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Also posted in Tales of the Sausage Factory | Tagged | 1 Comment (Comments closed)

Outsourcing Big Brother

I gave this speech last July at the ACLU Biennial Conference in New Orleans. At the time, the news that major telcos and search engine companies were cooperating with the government by providing all kinds of personal infomration had not yet hit the press. I was just applying logic.

It seems useful to me to publish here as a reminder that the recent headlines are not an aberration or the work of a few evil or gready or misguided men. It is the inevitable result of a system that concentrates power and information in the hands of a few large coorprations with every interest keep those in government happy.

We don’t ask chain saws to distinguish between human beings and trees. They are inanimate tools. If you turn it on, it cuts through things. If you want to make it safer, you need to put on safety locks and other devices, or someone is likely to cut his or her own leg off by accident some day.

Similarly, it is ridiculous to depend on corporations to defend private information. They are designed to maximize revenue for shareholders. This does not make them good or bad, greedy or virtuous. It makes the corporation a tool. If we, as citizens of democracies, care about our civil liberties, then we need to install some safeties.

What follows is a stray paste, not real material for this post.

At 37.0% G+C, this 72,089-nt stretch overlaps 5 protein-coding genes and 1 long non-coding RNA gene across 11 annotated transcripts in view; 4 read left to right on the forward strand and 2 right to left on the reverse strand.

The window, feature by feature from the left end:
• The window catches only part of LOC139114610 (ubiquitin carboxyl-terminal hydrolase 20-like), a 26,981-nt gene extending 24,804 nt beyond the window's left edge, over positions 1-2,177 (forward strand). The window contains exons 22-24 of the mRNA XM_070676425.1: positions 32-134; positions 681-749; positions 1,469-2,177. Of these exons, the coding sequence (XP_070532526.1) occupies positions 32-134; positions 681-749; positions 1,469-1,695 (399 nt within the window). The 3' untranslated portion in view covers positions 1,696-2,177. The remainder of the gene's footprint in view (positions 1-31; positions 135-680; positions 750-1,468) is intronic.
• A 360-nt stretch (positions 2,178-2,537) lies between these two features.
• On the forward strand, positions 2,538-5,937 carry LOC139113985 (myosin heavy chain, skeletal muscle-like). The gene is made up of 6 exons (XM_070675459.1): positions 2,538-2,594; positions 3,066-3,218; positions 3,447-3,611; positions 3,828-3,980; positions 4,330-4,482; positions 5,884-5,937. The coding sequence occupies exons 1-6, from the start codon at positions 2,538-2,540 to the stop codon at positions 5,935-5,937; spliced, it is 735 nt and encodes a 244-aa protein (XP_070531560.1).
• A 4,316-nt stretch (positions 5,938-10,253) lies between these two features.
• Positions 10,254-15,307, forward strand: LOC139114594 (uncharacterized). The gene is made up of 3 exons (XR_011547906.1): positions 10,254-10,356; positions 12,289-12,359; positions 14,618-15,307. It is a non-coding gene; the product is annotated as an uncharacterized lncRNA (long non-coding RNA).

Stay tuned . . .

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Also posted in "A Republic, if you can keep it", Censorship Public and Private, General, How Democracy Works, Or Doesn't, Life In The Sausage Factory, Tales of the Sausage Factory | Tagged , , , | Comments closed

Is Science Just Science?

Shannon Brownlee, a senior fellow at the New America Foundation has penned an interesting and in depth article about how conflicts of interest warp medical research, available here.

What’s noteworthy here, IMO, is not just the basic message that conflicts of interest can influence researchers or publishers or institutions and that, therefore, as in any other field of human endevor where this issue arises, we might want to have some systems in place that at least disclose the conflicts or, better, try to minimize them. Rather, what’s noteworthy is the belief prevalent among scientists and others that somehow science escapes this universal truth because its, well, science.

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Also posted in Tales of the Sausage Factory | Tagged | Comments closed